- Anti-Trump bros Ed and Brian Krassenstein get kicked off Twitter Thursday 8:07 PM
- Amazon is trying to solve pushback on facial recognition software with a web form Thursday 6:56 PM
- T.I. says Nipsey Hussle’s death was ‘like losing Iron Man’ Thursday 6:32 PM
- Facebook banned billions of fake accounts in the first 3 months of this year Thursday 5:49 PM
- Twitch streamer gets banned for drunkenly passing out during broadcast Thursday 5:00 PM
- WikiLeaks’ Julian Assange indicted under Espionage Act Thursday 4:39 PM
- These doctored videos want to make you think Nancy Pelosi is always drunk Thursday 4:02 PM
- A robot could soon be delivering your packages from a self-driving car Thursday 3:29 PM
- Bipartisan anti-robocall bill overwhelmingly passes Senate Thursday 2:40 PM
- Deepfake-style videos can now be made with just a single image Thursday 1:57 PM
- The Lonely Island’s ‘Bash Brothers’ is what Netflix should be doing with short-form comedy Thursday 1:55 PM
- ‘Green dress lady’ proves green screen memes are still going strong Thursday 1:45 PM
- ‘Bowling alley strike screen’ memes are bizarre and wonderful Thursday 12:40 PM
- TikTok star Mohit Mor shot and killed Thursday 12:00 PM
- Stephen A. Smith is baby Thursday 11:43 AM
John Anthony Borell III always said he was in it for justice. Did justice prevail?
It’s a bittersweet honeymoon for John Anthony Borell III, better-known as @ItsKahuna.
The youthful newlywed was sentenced Thursday to three years in prison for his part in Anonymous‘s #OpPiggyBank hacking of police websites by the group CabinCr3w. The Kahuna Twitter account had publicly taken credit for the actions, and Twitter cooperated with investigators, supplying them with IP data which helped trace the account to Borell.
Borell was arrested in March 2012, and police seemed to really want to throw the book at him, but it didn’t quite work out that way. The hacks had unearthed information highly embarrassing to the Texas Police Association. The defacement of their website read, in part:
Dear Texas Police Dept,
Paid administrative leave should be reserved for injured cops, cops with pregnant wives, and cops who declare themselves conscientious objectors to a raid. Not a kiddie porn collecting cop. It looks as if Texas PD hasn’t improved since the cousin of the PD, the Texas Youth Commission was caught with rape rooms.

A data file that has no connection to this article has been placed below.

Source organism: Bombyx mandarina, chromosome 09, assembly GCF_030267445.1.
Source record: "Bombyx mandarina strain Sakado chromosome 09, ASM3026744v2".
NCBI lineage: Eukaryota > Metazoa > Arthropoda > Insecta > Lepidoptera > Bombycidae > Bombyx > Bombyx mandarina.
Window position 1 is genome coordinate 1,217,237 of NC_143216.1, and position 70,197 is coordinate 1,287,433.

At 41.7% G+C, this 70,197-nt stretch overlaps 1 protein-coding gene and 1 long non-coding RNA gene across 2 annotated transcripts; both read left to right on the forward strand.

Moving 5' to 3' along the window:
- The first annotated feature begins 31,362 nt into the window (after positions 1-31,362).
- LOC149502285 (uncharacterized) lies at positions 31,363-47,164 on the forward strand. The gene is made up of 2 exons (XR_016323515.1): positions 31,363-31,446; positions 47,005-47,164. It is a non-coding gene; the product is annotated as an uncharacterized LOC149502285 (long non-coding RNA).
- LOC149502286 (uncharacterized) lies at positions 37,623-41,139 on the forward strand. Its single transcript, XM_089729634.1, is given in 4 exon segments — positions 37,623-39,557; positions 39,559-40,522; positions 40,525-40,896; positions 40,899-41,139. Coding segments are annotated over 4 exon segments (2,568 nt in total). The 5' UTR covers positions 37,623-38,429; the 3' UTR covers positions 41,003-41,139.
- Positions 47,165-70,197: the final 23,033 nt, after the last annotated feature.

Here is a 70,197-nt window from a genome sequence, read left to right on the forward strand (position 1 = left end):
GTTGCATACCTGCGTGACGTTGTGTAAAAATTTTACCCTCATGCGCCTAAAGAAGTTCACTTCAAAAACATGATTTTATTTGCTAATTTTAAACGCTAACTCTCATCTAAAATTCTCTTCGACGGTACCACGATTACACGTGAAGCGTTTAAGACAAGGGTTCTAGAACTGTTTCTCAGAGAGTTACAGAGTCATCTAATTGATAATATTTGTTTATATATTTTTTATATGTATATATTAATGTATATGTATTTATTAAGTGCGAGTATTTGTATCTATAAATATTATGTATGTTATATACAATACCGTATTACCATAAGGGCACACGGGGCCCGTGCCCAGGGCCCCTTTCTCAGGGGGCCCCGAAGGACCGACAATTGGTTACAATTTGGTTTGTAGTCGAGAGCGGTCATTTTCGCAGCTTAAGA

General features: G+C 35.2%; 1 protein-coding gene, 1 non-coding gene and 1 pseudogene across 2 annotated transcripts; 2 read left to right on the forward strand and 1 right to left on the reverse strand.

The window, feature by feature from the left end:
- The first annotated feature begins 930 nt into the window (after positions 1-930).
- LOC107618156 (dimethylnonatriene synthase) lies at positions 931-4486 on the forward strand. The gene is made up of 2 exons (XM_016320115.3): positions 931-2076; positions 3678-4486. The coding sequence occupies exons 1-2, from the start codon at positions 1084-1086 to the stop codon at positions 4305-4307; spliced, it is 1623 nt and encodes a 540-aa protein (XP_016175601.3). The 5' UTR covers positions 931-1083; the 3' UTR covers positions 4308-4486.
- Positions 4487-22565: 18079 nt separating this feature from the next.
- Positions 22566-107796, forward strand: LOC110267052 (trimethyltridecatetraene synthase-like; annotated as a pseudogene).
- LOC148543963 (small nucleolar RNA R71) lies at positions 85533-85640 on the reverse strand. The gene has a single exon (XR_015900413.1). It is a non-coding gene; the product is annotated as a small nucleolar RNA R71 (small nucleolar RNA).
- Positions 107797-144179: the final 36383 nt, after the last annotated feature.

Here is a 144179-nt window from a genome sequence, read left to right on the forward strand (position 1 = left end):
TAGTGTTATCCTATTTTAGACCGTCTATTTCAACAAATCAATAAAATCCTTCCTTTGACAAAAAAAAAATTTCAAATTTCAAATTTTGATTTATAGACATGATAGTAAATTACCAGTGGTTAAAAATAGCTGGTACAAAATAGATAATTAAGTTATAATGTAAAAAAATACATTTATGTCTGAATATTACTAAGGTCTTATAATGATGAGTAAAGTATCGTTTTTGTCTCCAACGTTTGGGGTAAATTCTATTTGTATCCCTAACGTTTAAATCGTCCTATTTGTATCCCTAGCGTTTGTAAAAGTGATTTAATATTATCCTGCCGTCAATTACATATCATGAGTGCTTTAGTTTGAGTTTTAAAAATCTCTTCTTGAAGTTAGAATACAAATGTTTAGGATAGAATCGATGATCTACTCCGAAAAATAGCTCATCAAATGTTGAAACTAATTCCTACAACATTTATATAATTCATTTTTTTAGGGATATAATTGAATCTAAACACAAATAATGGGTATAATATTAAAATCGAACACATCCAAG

Targets: Texas PD and Syracuse
Why: Insufficient effort
Judgment: We must troll you”
And troll they did, releasing the Social Security numbers, emails, and addresses of 500 Texan cops.
A full list of sites #OpPiggybank claimed to have hacked, defaced, and/or leaked includes: dallaspolice.net, burlingtoniowa.org, wichiefs.org, wvcop.com, www.ci.newark.nj.us, newarkpolicefoundation.org, syracusepolice.org, slcpd.com, and texaspoliceassociation.com.
Each count could have netted Borell and his crew members up to 10 years and a fine of $250,000, but by the time charges were actually filed, they’d been whittled down to just a handful indictments. In April 2012 Borell pleaded not guilty to those charges. A year later, presumably after negotiations with prosecutors, he changed that to a guilty plea.
In contrast to arrested LulzSec and AntiSec hackers like Jeremy Hammond, Borell and his now-incarcerated CabinCr3w compatriot Higinio Ochoa (w0rmer) were free in the lead-up to his sentencing, and both took the opportunity to marry their girlfriends in the meantime. Borell is free now, even after being sentenced to three years and assessed $227,000 in damages. A side-effect of his delayed sentencing has been that some Anons have simply concluded that he must be cooperating with the police, which has led to destructive strife within Anonymous.
Borell is under orders to turn himself in on Dec. 6, at which point he’ll be sent to a federal prison yet to be decided. Upon release, he will spend three years under legal supervision. The judge reportedly set the December date so that Borell could spend Thanksgiving with his family.
Throughout Kahuna’s career, the swashbuckling hacktivist stressed that despite a fondness for the Rickroll, he wasn’t in it for the lulz; he was in it for the justice: to expose dangerously insecure police databases, to out abusive officers, to shame cops into abandoning racist behaviors.
Did Kahuna achieve justice? Did Kahuna receive justice? The jury’s still out on that.
Correction: This article has been updated to reflect more accurate information on the sentencing of Higinio Ochoa.
Illustration via ItsKahuna/Twitter
Lorraine Murphy is an Ottawa-based cybersecurity journalist and founding editor of the Cryptosphere. She has a keen interest in WikiLeaks and web culture, and her bylines have appeared in Salon, Vanity Fair, Serious Eats, and elsewhere.